On January 3 (we start our Winter Quarter quickly here at Ohio State), I’ll meet my MFA fiction workshop for the first time. I’ve been preparing my syllabus. In addition to the discussion of original fiction from the twelve MFA students in the room, we’ll take a look at stories by Tobias Wolff (“An Episode in the Life of Professor Brooke”), Alice Walker (“Everyday Use”), Sherwood Anderson (“Adventure”), Flannery O’Connor (“Good Country People”), and Richard Bausch (“The Fireman’s Wife”). We’ll also read two selections from Charles Baxter’s Burning Down the House (“On Defamiliarization” and “Counterpointed Characterization”), as well as “The Nature and Aim of Fiction” and “Writing Short Stories” from Flannery O’Connor’s Mystery and Manners. Our aim will be to think about fiction from a consideration of the artistic choices a writer makes to explore with resonance what Faulkner called “the old verities and truths of the heart.”
I’d like to share, then, this description of the workshop from my syllabus:
What is it that makes a piece of fiction memorable, makes it something an editor just can’t refuse? Why do certain stories and novels stay in our heads and hearts, the way Raymond Carver’s “Cathedral” does for me, or Joyce Carol Oates’s “Heat,” or Cynthia Ozick’s “The Shawl,” or our own Lee Abbott’s “One of Star Wars, One of Doom,” or the other too-numerous-to-mention stories and novels and novellas that in some way shake me and make me say with admiration, “Damn, I wish I’d written that.” What is it that makes a piece of fiction special, somehow unique among all its thousands of companions? More important, what is it about such work that I can steal for my own intents? We have to be a greedy crowd, we writers. We have to always have our eyes out for whatever we can learn from one another. What better place than this, the workshop, to practice such thievery? In the process, I hope we’ll gently, kindly, and smartly nudge one another’s work to levels of excellence heretofore unseen. We’ll all profit. One’s success pays honor to every member of the workshop.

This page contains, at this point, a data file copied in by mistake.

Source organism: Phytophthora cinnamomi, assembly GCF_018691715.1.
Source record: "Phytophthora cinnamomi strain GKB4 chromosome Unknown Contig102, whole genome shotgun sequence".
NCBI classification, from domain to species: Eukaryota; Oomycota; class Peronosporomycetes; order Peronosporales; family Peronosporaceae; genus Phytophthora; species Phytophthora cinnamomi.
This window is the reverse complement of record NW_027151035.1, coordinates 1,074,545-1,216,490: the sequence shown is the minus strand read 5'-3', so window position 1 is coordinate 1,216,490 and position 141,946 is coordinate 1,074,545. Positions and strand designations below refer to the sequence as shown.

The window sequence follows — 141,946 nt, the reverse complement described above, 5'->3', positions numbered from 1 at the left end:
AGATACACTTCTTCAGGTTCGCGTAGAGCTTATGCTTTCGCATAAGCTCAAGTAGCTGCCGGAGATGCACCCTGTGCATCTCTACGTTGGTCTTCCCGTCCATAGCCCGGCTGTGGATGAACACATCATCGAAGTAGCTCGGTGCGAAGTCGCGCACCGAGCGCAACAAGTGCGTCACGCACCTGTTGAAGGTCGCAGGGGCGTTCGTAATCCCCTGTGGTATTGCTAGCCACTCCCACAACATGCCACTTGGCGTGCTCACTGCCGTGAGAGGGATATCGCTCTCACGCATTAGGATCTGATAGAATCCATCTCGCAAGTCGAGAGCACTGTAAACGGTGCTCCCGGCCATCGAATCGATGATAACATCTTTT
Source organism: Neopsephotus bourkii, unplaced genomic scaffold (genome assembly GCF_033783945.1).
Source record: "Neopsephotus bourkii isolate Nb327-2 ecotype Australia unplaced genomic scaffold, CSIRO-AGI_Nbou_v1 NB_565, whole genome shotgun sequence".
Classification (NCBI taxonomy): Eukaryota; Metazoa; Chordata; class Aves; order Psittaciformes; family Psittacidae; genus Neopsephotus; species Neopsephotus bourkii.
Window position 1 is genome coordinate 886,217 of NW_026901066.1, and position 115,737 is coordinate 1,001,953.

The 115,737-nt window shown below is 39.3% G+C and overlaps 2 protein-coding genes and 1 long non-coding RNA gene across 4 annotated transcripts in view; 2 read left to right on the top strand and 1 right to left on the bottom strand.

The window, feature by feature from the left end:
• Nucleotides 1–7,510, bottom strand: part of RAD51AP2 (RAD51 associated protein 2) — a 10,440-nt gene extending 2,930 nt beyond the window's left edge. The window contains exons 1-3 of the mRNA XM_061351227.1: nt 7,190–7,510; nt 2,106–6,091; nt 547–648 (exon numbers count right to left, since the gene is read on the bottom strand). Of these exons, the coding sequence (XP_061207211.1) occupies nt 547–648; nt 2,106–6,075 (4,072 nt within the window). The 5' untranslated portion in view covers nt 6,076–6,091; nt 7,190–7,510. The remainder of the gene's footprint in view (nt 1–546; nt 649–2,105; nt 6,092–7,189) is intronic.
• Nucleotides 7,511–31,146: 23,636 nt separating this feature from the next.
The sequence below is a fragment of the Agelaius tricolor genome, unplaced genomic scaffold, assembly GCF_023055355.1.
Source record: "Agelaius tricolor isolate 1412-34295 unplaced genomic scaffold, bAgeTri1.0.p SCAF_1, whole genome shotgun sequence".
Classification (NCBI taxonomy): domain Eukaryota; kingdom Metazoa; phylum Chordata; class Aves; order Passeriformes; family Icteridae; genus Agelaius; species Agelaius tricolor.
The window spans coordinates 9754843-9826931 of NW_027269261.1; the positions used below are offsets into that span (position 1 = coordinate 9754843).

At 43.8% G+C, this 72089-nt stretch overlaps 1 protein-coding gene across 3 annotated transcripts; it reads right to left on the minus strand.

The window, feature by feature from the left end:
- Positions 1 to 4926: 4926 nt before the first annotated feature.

So back to the original question, which is really a question about how fiction succeeds or doesn’t. I’d like to convince you, if you’re not persuaded already, that on a technical level stories and novels are the result of a series of artistic choices in point of view, structure, detail, language, and characterization. Writers make choices, either consciously or unconsciously, and certain effects result. Sometimes the final effect is exactly what the writer intended; the story has come out fully realized. More often, however, the story we end up writing is not the story we started out envisioning, and we end up rethinking some of our artistic choices, coaxing the story, which has always been wiser than we, to more completely reveal itself. We learn something with each draft until finally we’ve made the story what it wanted to be all along.
But does technique alone—those choices we make in the crafting of the fiction—determine whether our story or novel will be one of the memorable ones? I wonder—and, of course, I’ll ask you to wonder, too—whether the writer’s vision might have something to do with what makes a piece of fiction succeed in staying with first an editor and then a reader. I wonder whether much of a story’s or a novel’s success depends not only on technique but perhaps more importantly on a writer’s eye for what can’t be seen at first glance. Charles Baxter, in Burning Down the House, argues that a story can’t succeed unless it “pulls something contradictory and concealed out of its hiding place.” It’s the precious thing, he says—the crucial truth, present but repressed and nearly lost—that emerges at the end of a good story. One of my former writing teachers used to tell us that a good story would give us more truth than we thought we had a right to expect. How do we get to moments such as the initially jaded husband in Carver’s “Cathedral” who, as he draws with the blind man’s hand on his at the end of that story, feels himself filled and humbled with awe?